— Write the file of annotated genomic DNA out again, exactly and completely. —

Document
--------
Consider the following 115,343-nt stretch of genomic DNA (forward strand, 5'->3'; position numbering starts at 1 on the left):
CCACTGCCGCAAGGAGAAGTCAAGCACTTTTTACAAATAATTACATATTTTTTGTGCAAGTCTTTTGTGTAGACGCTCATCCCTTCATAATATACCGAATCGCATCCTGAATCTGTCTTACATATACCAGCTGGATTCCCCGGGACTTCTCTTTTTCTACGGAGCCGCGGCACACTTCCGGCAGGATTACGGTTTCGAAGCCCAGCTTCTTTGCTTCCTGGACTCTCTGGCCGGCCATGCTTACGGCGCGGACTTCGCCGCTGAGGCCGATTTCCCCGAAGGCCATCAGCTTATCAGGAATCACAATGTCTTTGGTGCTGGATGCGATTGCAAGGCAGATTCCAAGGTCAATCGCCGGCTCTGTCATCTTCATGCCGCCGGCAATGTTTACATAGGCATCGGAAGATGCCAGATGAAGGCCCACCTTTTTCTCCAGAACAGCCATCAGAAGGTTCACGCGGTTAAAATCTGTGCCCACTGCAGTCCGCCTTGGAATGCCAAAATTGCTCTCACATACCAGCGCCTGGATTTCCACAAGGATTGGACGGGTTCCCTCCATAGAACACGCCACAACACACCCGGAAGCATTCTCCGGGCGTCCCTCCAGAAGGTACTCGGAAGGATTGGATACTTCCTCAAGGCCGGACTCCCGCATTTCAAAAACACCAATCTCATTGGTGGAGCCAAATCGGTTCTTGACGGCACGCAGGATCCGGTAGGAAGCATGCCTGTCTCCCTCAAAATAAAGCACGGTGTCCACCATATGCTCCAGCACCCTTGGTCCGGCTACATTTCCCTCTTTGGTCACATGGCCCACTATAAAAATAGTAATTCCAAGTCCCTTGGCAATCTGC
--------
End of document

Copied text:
Consider the following 115,343-nt stretch of genomic DNA (forward strand, 5'->3'; position numbering starts at 1 on the left):
CCACTGCCGCAAGGAGAAGTCAAGCACTTTTTACAAATAATTACATATTTTTTGTGCAAGTCTTTTGTGTAGACGCTCATCCCTTCATAATATACCGAATCGCATCCTGAATCTGTCTTACATATACCAGCTGGATTCCCCGGGACTTCTCTTTTTCTACGGAGCCGCGGCACACTTCCGGCAGGATTACGGTTTCGAAGCCCAGCTTCTTTGCTTCCTGGACTCTCTGGCCGGCCATGCTTACGGCGCGGACTTCGCCGCTGAGGCCGATTTCCCCGAAGGCCATCAGCTTATCAGGAATCACAATGTCTTTGGTGCTGGATGCGATTGCAAGGCAGATTCCAAGGTCAATCGCCGGCTCTGTCATCTTCATGCCGCCGGCAATGTTTACATAGGCATCGGAAGATGCCAGATGAAGGCCCACCTTTTTCTCCAGAACAGCCATCAGAAGGTTCACGCGGTTAAAATCTGTGCCCACTGCAGTCCGCCTTGGAATGCCAAAATTGCTCTCACATACCAGCGCCTGGATTTCCACAAGGATTGGACGGGTTCCCTCCATAGAACACGCCACAACACACCCGGAAGCATTCTCCGGGCGTCCCTCCAGAAGGTACTCGGAAGGATTGGATACTTCCTCAAGGCCGGACTCCCGCATTTCAAAAACACCAATCTCATTGGTGGAGCCAAATCGGTTCTTGACGGCACGCAGGATCCGGTAGGAAGCATGCCTGTCTCCCTCAAAATAAAGCACGGTGTCCACCATATGCTCCAGCACCCTTGGTCCGGCTACATTTCCCTCTTTGGTCACATGGCCCACTATAAAAATAGTAATTCCAAGTCCCTTGGCAATCTGC